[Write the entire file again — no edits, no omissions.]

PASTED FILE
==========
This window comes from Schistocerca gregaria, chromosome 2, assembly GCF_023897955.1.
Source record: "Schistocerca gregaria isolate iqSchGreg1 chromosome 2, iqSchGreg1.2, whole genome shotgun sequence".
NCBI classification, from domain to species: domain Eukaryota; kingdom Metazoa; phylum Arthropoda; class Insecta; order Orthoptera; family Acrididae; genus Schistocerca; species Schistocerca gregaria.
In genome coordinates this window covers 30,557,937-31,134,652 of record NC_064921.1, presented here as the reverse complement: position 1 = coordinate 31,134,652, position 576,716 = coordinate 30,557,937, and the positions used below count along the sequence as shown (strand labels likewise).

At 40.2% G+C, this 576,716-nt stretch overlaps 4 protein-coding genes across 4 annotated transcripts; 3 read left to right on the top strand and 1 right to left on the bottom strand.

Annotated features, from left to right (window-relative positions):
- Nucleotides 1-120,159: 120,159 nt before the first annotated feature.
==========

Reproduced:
This window comes from Schistocerca gregaria, chromosome 2, assembly GCF_023897955.1.
Source record: "Schistocerca gregaria isolate iqSchGreg1 chromosome 2, iqSchGreg1.2, whole genome shotgun sequence".
NCBI classification, from domain to species: domain Eukaryota; kingdom Metazoa; phylum Arthropoda; class Insecta; order Orthoptera; family Acrididae; genus Schistocerca; species Schistocerca gregaria.
In genome coordinates this window covers 30,557,937-31,134,652 of record NC_064921.1, presented here as the reverse complement: position 1 = coordinate 31,134,652, position 576,716 = coordinate 30,557,937, and the positions used below count along the sequence as shown (strand labels likewise).

At 40.2% G+C, this 576,716-nt stretch overlaps 4 protein-coding genes across 4 annotated transcripts; 3 read left to right on the top strand and 1 right to left on the bottom strand.

Annotated features, from left to right (window-relative positions):
- Nucleotides 1-120,159: 120,159 nt before the first annotated feature.